I am about to ask you to do something I have to admit I didn’t do as much of during my academic career as I should have: do the reading before getting to class. Or in this case, I want you to watch a video on YouTube. Which is something I did more of during my academic career than I should have. Anyway, I need you to take about half an hour and go watch Ian Danskin’s excellent video The Artist is Absent: Davey Wreden and The Beginner’s Guide to understand where I’m going in today’s post. I want to put forward an argument that there are some games where the author is present.
I think the absence of the author is partially true of tabletop roleplaying games in some important ways. It is most certainly true of the rule books, supplements, and literary fiction that uses the same setting as the game that your GM/DM/storyteller wants to run. It is not true of the story the players are at the table to play through, though, because the DM acts as an author-figure during the play of the game. They can adjust the narrative in real time to make things clearer to the players, answer questions at the table, and confer in between sessions. The difference between this and the campfire storyteller is that the players are active participants in the procedure of creating the narrative rather than an audience that is expected to sit and listen quietly. This is what makes the tabletop RPG special. I did not say unique because I recently heard of a collaborative storytelling game called Storium which eschews solving problems with polyhedral chunks of plastic and other elements of what we normally consider games and really zooms in on the process of creating a narrative. I haven’t played this yet, but am very interested in doing so.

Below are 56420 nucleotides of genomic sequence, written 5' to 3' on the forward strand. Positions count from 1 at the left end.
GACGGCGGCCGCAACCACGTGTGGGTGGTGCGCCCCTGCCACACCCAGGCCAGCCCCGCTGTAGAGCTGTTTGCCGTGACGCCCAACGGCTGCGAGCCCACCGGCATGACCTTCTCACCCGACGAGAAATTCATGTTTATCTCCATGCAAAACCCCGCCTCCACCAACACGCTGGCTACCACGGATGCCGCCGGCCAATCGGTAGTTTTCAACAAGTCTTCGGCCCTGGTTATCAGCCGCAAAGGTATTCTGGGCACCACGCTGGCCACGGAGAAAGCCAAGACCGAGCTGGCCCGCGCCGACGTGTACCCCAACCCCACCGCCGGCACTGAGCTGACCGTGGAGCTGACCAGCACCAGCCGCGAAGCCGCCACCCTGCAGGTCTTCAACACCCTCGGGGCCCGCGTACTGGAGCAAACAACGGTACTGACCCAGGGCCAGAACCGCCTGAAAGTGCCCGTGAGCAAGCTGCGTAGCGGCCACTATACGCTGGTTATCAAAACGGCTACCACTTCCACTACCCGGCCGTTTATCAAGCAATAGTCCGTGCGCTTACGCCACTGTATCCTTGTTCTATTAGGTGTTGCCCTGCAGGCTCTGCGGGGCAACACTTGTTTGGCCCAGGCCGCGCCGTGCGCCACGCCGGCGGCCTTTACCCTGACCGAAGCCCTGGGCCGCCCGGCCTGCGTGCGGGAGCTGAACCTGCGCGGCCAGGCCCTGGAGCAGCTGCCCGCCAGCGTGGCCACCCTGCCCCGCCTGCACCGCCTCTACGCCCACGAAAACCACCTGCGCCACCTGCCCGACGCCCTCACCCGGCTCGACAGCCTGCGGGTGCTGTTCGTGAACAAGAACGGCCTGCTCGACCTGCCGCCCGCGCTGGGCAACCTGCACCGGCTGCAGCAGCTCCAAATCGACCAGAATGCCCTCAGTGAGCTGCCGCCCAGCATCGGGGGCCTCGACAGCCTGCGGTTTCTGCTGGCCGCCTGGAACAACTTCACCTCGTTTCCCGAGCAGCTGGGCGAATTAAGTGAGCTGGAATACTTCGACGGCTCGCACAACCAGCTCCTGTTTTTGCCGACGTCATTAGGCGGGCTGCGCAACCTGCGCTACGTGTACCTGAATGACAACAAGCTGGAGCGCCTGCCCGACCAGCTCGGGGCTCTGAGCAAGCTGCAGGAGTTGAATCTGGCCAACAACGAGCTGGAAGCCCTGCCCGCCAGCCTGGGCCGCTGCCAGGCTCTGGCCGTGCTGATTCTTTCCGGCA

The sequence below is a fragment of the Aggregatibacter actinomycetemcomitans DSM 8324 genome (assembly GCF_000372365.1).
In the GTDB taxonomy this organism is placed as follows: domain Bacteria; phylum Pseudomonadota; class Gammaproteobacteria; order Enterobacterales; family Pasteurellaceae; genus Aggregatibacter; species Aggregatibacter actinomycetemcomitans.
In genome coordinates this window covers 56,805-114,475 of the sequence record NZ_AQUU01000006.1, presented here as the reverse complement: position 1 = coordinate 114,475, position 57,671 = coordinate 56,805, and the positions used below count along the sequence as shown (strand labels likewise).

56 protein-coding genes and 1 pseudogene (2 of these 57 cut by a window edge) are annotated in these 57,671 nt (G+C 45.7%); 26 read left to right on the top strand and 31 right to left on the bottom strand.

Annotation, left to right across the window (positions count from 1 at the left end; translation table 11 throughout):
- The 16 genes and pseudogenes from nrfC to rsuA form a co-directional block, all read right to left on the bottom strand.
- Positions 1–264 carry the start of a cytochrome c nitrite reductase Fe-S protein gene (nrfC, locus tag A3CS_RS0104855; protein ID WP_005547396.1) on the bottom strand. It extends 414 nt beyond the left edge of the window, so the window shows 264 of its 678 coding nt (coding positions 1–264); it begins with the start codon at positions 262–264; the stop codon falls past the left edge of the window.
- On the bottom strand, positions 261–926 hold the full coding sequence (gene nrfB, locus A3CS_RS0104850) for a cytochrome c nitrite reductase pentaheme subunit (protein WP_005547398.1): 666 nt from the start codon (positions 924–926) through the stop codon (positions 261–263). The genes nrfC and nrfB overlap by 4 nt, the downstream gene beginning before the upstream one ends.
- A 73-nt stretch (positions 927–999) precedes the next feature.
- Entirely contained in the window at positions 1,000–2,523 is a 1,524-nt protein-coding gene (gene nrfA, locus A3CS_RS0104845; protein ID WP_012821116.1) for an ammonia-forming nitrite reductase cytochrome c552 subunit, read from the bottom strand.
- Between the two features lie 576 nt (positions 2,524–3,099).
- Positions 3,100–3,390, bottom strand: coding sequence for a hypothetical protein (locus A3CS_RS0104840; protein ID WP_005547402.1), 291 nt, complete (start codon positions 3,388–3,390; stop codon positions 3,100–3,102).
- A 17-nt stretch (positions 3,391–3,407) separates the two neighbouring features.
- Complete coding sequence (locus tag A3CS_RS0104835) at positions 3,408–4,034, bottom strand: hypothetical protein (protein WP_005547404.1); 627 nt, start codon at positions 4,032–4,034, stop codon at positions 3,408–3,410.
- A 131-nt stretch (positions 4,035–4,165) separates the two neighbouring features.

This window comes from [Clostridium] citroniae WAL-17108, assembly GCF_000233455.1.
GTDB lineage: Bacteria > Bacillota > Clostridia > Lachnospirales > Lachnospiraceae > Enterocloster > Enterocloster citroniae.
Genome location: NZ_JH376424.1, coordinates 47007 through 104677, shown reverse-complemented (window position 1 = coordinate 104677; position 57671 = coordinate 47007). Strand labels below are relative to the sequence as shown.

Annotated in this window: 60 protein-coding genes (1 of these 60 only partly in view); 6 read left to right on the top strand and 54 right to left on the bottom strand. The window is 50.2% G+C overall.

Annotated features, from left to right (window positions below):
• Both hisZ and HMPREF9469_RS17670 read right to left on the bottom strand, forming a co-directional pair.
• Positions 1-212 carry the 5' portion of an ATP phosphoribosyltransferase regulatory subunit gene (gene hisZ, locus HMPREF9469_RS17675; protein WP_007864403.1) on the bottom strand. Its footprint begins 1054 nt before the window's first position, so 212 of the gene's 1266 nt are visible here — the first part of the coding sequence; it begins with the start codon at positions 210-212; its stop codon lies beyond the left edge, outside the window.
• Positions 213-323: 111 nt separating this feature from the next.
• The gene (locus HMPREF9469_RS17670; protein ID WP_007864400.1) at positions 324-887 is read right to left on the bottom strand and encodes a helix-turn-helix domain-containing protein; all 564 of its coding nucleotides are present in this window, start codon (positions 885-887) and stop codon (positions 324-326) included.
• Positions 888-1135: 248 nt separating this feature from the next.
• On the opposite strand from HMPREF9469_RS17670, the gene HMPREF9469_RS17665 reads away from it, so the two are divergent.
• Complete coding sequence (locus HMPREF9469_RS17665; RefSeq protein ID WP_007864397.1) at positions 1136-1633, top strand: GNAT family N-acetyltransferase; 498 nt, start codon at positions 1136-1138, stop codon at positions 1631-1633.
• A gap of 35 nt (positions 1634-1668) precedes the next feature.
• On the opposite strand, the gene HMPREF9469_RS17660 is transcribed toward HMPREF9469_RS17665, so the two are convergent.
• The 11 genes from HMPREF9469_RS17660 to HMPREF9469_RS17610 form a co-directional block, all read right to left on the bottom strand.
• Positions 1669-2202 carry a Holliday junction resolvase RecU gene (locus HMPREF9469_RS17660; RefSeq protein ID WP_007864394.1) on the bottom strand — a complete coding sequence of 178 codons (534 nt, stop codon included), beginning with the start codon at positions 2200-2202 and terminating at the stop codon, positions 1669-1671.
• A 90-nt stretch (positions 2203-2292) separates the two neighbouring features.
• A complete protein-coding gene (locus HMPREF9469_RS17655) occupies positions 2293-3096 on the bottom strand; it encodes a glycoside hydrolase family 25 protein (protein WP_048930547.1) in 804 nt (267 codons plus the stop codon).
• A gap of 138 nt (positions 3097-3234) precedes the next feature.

If, in the person of the DM, the artist is present, what does that change? Well, it ends the debate over authorial intent. Danskin argues that interpretation trumps intent when the author cannot be present. When creating a work, the author must think in advance about how the work will be interpreted. For example, if Beginner’s Guide included a sequence where the player was beset by enemies who look like they came straight out of a minstrel show, it most likely would not matter to us what Narrator Davey says or even what Davey Prime says about how the work is supposed to be a critical commentary on racism. If the game has us saying out loud and/or in our heads “holy shit, this game is super-racist and that’s awful” then at best the author had great intentions but failed as an artist if it really is that hard to see through to his critique. That’s the main beef I have with Bayonetta: it’s not that I can’t understand the argument that it’s not objectifying women, but it comes off that way so much that it’s not possible for me to come away without feeling that it does even if that wasn’t the original intention. Likewise, I wouldn’t blame people around my game table if I submitted official character portraits that depicted characters (particularly female ones) in a way that needlessly sexualizes them.